X-Men: Marvel Reveals the Secret Behind Cyclops' Resurrection

Cyclops Avengers vs X-Men header

WARNING: This article contains spoilers for Uncanny X-Men Annual #1, by Ed Brisson, Carlos Gomez, Guru-eFX and Joe Caramagna, on sale now.

Thanks to his years leading the X-Men, Cyclops is one of the most famous heroes in the Marvel Universe, even if he hasn't really acted like a hero for most of the past decade.

After evolving into a proactive mutant revolutionary, Scott Summers turned into a full-on supervillain when he bonded with the Phoenix Force in 2012's Avengers vs. X-Men crossover. In the thrall of the Dark Phoenix's power, he fought his mutant allies and Marvel's premiere super-team before killing Professor X, the man who essentially raised him.

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While that story marks the darkest point in Cyclops' superhero career, Uncanny X-Men Annual #1 reveals that it also paved the way for Cyclops' resurrection.

Although Cyclops died from a mutant plague in 2016's Death of X, the X-Man recently came back from the dead in Extermination #5, by Ed Brisson and Pepe Larraz. And though that story revealed that Cyclops was working with a relatively young version of his son Cable, it left the circumstances of his resurrection unexplained.

Cyclops Lives X-Men

As this week's annual explains, the so-called Kid Cable was the primary force driving Cyclops' resurrection. Using a deep understanding of recent X-Men history, Kid Cable was essentially able to revive his father with a discarded piece of Avengers technology combined with a sliver of the Phoenix Force's cosmic power.

During Avengers vs. X-Men, a team of Avengers developed the Phoenix Cage to try to contain the Phoenix Force before it reached Earth in 2012's Secret Avengers #26, by Rick Remender and Renato Guedes. By chance, Beast and Captain Britain, two X-Men veterans, designed and built the Phoenix Cage while they were serving as Avengers.

Despite the best efforts of those two heroes, Thor and War Machine, the Phoenix Cage only held the unimaginable power of the Phoenix for a few moments before totally failing.

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Using future technology that allows him to travel through space and time, Kid Cable retrieved the burnt-out remains of the Phoenix Cage and delivered it to Paul Douek, a brilliant engineer who Cyclops saved years earlier. On Cable's orders, Paul miniaturized the device and redesigned it so it could siphon off a small portion of the Phoenix Force.

After Kid Cable and Paul placed the modified Phoenix Cage in Cyclops' dead body years later, Scott was briefly revived by the Phoenix Force in 2017's Phoenix Resurrection: The Return of Jean Grey #5, by Matthew Rosenberg, Leinil Yu and Joe Bennett. While Cyclops only stayed alive long enough for a quick conversation with Jean, the device used "infinity coils" to absorb a minuscule portion of the Phoenix Force and charge itself up until it could permanently revive Cyclops.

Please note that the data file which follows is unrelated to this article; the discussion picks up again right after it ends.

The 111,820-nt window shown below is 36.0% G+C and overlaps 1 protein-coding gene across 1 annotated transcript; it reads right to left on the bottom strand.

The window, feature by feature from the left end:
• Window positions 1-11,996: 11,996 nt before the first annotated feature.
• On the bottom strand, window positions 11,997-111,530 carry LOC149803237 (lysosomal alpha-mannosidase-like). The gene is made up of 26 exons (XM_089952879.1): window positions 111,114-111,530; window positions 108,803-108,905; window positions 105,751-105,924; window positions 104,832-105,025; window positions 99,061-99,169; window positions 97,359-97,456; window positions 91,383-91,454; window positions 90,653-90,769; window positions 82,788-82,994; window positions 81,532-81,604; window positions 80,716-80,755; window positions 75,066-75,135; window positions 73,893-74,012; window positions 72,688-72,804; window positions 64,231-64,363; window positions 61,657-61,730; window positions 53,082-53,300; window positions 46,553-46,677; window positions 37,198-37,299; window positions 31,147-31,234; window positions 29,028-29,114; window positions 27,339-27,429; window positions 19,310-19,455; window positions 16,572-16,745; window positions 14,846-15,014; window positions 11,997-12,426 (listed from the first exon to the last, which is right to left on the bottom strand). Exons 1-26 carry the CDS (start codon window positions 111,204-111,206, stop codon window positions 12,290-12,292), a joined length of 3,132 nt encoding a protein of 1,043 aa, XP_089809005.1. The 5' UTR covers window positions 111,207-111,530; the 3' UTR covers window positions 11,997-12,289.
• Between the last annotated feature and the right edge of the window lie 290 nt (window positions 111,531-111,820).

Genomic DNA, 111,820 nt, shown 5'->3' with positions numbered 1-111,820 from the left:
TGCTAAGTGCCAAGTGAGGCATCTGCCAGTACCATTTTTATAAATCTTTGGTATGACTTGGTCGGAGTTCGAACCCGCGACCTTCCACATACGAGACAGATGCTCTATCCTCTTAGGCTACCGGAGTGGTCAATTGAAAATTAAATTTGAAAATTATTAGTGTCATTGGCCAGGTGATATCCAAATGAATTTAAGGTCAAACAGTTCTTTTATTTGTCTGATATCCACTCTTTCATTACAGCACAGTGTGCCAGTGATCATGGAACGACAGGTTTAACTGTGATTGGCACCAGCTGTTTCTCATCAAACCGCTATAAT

Kid Cable kept Cyclops captive in an isolated bunker during the events of the recent "X-Men: Disassembled" storyline. During this time, Scott discarded the red-and-black costume that he wore as a mutant revolutionary and began wearing the blue-and-gold costume he wore during his last period as an unambiguous superhero.

Cyclops Kid Cable X-Men

To test Cyclops' character, Cable released Cyclops and gave him the choice of helping the X-Men in an ill-fated battle against an all-powerful foe or saving Paul from a robot-controlling villain. Even though his decision may have sent the X-Men into the "Age of X-Man," Cyclops chose to save Paul and thanked him for "bringing him back," which the engineer did in more ways than one.

In addition to literally constructing the device that revived Cyclops, Paul also helped the X-Man remember who he really was. Thanks to Paul's continued gratitude, Cyclops remembers that he was a hero who should fight for a protect a world where mutants and humans coexist, instead of a revolutionary who fights the Avengers and endangers the world to help mutantkind.

In a superhero genre that's often resistant to legitimate change, Cyclops has evolved into a genuinely complex character, especially in the 21st century. While Cyclops' new status quo could be viewed as a regression to a more comfortable status quo for the character, Scott's realization is still very much in-line with the nuanced character that he's evolved into.

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Cyclops has made some massive mistakes in his life, but he's always owned up to them after the fact. That level of self-reflection and willingness to take responsibility for his actions only makes Cyclops a richer character and is the core of his enduring appeal.

And now, Cyclops has to atone for the worst thing he's ever done, in a world without mutants.

On the last page of this issue, Cyclops vows to start setting things right by finding the missing X-Men. If the covers to the next few issues of Uncanny X-Men are any indication, he'll also team up with Wolverine to put together a ragtag team to help him save a world that hates and fears him more than ever.

Cyclops' story will continue in Uncanny X-Men #11, by Matthew Rosenberg, Salvador Larroca, John McCrea and Juanan Ramirez, on sale Feb. 6, 2019.

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